Not too long ago, when my middle child was still the baby, she would regularly come into our bed in the middle of the night and sleep between my husband and I. I didn’t mind much because she always went to bed in her own bed at an appropriate hour and was only coming into our room at night because she was frightened. However, as soon as we learned I was pregnant with baby number three, I knew this habit had to stop. There wasn’t going to be enough room in the bed for me, my husband, my daughter, AND my baby bump! No way!
I knew that I had to start the bedtime transition while I was still pregnant because, once the baby arrived, I’d probably be too exhausted and would just let her do whatever she wanted. Yup, while I still had the patience, I did as follows. If you’re having similar troubles, maybe this will work for you, too.
Sit down with your child during the day (not at bedtime) and explain what change is going to take place. Every night before bed, my daughter asks me, “What are we doing when we wake up?” I know not every child is like that, but I know that every child needs to be warned before a transition takes place, especially in the preschool years. They like to know what’s going to happen next and when you give them enough of a heads up, you’ll have a better chance that they will cooperate.
I explained to her that because she’s a big girl and was going to be a big sister, she could not sleep in my bed anymore. I reminded her as often as I felt appropriate (usually before bed and in the middle of the night) and I always tried to use a gentle tone of voice when doing so. There were plenty of times when, amidst her not-fully-awake-to-comprehend-stage of rest, she would throw a fit about the new rule. As long as you understand that your child isn’t being uncooperative on purpose during those times, you’ll have a better chance of remaining patient with them and keeping calm.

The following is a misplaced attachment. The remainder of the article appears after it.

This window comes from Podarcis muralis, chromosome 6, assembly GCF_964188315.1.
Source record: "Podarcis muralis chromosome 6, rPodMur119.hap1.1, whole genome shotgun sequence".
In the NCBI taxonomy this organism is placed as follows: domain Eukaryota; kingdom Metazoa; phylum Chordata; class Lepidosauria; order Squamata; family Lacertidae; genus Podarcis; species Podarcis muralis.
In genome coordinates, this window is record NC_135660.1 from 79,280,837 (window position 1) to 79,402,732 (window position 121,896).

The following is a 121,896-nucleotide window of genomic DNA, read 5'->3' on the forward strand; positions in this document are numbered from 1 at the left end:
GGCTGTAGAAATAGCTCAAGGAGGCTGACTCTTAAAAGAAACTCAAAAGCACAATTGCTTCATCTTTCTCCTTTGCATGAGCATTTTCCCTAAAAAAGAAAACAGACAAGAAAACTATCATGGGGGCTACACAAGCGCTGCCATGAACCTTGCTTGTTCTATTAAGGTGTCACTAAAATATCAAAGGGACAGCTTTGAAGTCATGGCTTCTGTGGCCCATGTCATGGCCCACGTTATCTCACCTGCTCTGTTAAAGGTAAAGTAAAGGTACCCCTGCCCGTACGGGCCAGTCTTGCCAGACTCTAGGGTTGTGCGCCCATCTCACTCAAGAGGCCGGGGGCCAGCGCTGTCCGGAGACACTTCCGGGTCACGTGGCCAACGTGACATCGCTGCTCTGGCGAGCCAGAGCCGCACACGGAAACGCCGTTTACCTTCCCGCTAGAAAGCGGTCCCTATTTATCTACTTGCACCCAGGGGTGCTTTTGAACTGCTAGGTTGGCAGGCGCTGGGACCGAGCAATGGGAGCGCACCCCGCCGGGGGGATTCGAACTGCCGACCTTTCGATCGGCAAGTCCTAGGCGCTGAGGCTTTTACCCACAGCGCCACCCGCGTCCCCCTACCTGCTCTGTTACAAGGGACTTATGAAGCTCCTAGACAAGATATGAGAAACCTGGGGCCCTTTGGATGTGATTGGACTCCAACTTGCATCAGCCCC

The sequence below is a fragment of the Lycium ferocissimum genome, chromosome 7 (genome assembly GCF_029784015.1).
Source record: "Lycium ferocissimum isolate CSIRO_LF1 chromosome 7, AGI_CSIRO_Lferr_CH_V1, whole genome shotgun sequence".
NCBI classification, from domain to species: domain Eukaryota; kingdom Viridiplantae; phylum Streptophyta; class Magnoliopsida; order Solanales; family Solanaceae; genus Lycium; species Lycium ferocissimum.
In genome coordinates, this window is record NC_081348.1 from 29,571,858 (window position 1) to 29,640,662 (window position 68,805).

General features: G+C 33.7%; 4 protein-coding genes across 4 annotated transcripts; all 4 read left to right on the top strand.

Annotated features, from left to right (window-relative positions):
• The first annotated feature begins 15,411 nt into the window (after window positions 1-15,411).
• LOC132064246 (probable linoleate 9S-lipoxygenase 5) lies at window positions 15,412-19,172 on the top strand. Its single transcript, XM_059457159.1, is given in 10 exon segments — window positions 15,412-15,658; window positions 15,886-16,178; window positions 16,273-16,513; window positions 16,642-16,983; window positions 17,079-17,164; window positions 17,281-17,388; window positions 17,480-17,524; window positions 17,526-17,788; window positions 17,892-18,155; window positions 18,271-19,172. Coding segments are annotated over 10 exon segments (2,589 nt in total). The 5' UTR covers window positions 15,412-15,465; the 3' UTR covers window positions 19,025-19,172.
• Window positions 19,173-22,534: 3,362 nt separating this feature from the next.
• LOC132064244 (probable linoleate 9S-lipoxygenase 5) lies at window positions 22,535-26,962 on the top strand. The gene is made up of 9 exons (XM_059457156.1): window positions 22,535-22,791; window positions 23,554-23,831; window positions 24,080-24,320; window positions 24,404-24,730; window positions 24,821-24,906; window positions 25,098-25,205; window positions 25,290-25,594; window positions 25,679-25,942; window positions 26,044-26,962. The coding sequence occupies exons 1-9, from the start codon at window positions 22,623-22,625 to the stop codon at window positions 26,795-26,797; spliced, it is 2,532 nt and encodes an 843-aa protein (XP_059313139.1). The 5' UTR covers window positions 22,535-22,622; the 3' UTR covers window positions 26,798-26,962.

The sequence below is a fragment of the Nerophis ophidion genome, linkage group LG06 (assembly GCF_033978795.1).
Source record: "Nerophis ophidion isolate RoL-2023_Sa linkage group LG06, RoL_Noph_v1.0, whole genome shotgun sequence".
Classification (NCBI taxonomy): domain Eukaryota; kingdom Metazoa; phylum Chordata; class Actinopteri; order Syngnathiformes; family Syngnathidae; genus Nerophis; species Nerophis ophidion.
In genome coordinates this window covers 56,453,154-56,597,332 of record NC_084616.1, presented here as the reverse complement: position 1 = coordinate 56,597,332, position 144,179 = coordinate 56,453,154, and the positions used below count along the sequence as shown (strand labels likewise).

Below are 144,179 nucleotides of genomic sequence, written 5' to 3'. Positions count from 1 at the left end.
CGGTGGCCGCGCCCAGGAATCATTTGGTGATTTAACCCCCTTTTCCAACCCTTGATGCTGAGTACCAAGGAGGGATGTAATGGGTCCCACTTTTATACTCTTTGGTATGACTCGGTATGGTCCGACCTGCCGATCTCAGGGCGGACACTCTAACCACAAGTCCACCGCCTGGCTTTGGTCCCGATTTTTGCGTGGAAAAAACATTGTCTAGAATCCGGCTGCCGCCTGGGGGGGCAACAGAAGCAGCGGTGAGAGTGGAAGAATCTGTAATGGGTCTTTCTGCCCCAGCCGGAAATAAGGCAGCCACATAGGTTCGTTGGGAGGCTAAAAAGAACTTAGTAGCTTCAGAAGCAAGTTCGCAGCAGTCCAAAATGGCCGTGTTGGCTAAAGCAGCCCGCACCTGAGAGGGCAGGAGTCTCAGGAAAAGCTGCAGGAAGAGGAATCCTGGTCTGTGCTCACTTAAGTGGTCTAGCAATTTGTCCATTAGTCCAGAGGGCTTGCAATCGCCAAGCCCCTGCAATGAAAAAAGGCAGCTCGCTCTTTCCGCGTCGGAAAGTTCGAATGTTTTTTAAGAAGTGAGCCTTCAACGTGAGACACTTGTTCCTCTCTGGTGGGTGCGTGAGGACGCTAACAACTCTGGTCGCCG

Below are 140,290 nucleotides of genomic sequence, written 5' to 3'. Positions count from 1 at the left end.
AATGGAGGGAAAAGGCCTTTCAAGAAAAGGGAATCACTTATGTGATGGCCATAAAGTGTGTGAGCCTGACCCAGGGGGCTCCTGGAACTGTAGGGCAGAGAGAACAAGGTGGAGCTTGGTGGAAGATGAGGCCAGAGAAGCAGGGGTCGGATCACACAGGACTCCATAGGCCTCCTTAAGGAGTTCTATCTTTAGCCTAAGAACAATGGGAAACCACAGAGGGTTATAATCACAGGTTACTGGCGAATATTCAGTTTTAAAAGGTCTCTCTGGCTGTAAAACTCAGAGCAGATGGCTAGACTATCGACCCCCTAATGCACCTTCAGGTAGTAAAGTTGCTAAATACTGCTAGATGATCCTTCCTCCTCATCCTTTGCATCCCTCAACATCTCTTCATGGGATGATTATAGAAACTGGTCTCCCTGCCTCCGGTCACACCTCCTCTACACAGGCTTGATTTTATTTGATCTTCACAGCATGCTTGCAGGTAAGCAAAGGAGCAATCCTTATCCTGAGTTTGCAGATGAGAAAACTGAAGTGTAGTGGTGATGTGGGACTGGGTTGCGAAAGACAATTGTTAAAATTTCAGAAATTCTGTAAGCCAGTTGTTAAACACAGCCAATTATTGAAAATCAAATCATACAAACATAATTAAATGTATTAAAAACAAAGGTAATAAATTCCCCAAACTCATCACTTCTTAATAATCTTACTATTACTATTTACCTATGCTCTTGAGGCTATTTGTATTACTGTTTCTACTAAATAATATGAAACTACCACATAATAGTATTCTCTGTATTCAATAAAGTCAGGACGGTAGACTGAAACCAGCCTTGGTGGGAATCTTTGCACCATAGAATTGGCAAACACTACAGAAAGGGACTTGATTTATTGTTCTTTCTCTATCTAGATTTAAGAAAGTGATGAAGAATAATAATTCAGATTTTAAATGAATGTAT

Try what you think will work best for your unique situation. Weaning your child from sleeping in your bed might take some trial and error. If you think your child can relatively easily be walked back to their own bed and tucked in, try this. If that sounds like too big of a jump, you can do what we did instead: have them sleep on the floor in your bedroom.
My daughter learned quickly that if she came to my room at night, she’d have to sleep on a nap mat so she always stumbled in with her pillow and blanket. Remarkably, this was a very easy transition for her because she still felt that comfort of being close to mama. I loved it too because it meant I didn’t have to get out of my bed often (as if it’s easy moving around with a huge belly!) and sometimes I’d even sleep through the night and wake up in the morning to discover she was there.
Understand that fully transitioning your child will take as much time as your child needs. My daughter continued to sleep on the floor by my bed until the baby arrived. At that time, it became the perfect time to tweak the arrangement: she was no longer allowed to come into the room because she might disturb the baby’s sleep.
During that bedtime transition, there were a few times where I’d let her in the room and sleep there anyway because she’d stumble in while I was breastfeeding, so the baby and I were already awake. However, this wasn’t for long.
We moved shortly after I had the baby and in our new home, the new rule was to sleep on the living room sofa. Since the living room was close to my bedroom in our new house, this worked great for her. She would bring her pillow and blanket from her room and stop outside my door and cry, waiting for me to come out so I could situate her on the sofa. Sometimes she didn’t want to sleep there, so I’d offer her to sleep on the floor near her brother in his room. After a few months, she eventually stopped waking up in the middle of the night and currently stays in her bed all night.
I hope that sharing how I transitioned my child to sleep in her own bed will help many of you through your own experience, too.
Do you have any other tips and tricks for transitioning your child to sleep in their own bed? What worked for your family?